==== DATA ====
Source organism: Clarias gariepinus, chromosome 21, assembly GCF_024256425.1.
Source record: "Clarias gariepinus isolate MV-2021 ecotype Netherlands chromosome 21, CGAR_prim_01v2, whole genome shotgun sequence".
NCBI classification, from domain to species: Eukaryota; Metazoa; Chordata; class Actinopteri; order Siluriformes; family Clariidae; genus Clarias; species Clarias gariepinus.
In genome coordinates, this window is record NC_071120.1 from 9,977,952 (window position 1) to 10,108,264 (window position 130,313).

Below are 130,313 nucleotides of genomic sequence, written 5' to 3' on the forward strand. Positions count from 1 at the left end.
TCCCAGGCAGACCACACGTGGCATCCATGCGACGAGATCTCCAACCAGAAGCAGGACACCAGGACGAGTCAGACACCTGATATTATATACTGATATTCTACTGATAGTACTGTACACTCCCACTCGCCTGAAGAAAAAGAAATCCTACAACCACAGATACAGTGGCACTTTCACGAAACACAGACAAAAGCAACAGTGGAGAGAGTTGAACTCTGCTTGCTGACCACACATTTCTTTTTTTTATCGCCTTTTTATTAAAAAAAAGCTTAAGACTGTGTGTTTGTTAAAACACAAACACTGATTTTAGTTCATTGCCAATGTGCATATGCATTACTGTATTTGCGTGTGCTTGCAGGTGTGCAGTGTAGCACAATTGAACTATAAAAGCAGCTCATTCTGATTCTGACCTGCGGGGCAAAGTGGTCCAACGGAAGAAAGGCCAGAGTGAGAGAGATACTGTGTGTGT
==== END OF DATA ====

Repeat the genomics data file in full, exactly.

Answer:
Source organism: Clarias gariepinus, chromosome 21, assembly GCF_024256425.1.
Source record: "Clarias gariepinus isolate MV-2021 ecotype Netherlands chromosome 21, CGAR_prim_01v2, whole genome shotgun sequence".
NCBI classification, from domain to species: Eukaryota; Metazoa; Chordata; class Actinopteri; order Siluriformes; family Clariidae; genus Clarias; species Clarias gariepinus.
In genome coordinates, this window is record NC_071120.1 from 9,977,952 (window position 1) to 10,108,264 (window position 130,313).

Below are 130,313 nucleotides of genomic sequence, written 5' to 3' on the forward strand. Positions count from 1 at the left end.
TCCCAGGCAGACCACACGTGGCATCCATGCGACGAGATCTCCAACCAGAAGCAGGACACCAGGACGAGTCAGACACCTGATATTATATACTGATATTCTACTGATAGTACTGTACACTCCCACTCGCCTGAAGAAAAAGAAATCCTACAACCACAGATACAGTGGCACTTTCACGAAACACAGACAAAAGCAACAGTGGAGAGAGTTGAACTCTGCTTGCTGACCACACATTTCTTTTTTTTATCGCCTTTTTATTAAAAAAAAGCTTAAGACTGTGTGTTTGTTAAAACACAAACACTGATTTTAGTTCATTGCCAATGTGCATATGCATTACTGTATTTGCGTGTGCTTGCAGGTGTGCAGTGTAGCACAATTGAACTATAAAAGCAGCTCATTCTGATTCTGACCTGCGGGGCAAAGTGGTCCAACGGAAGAAAGGCCAGAGTGAGAGAGATACTGTGTGTGT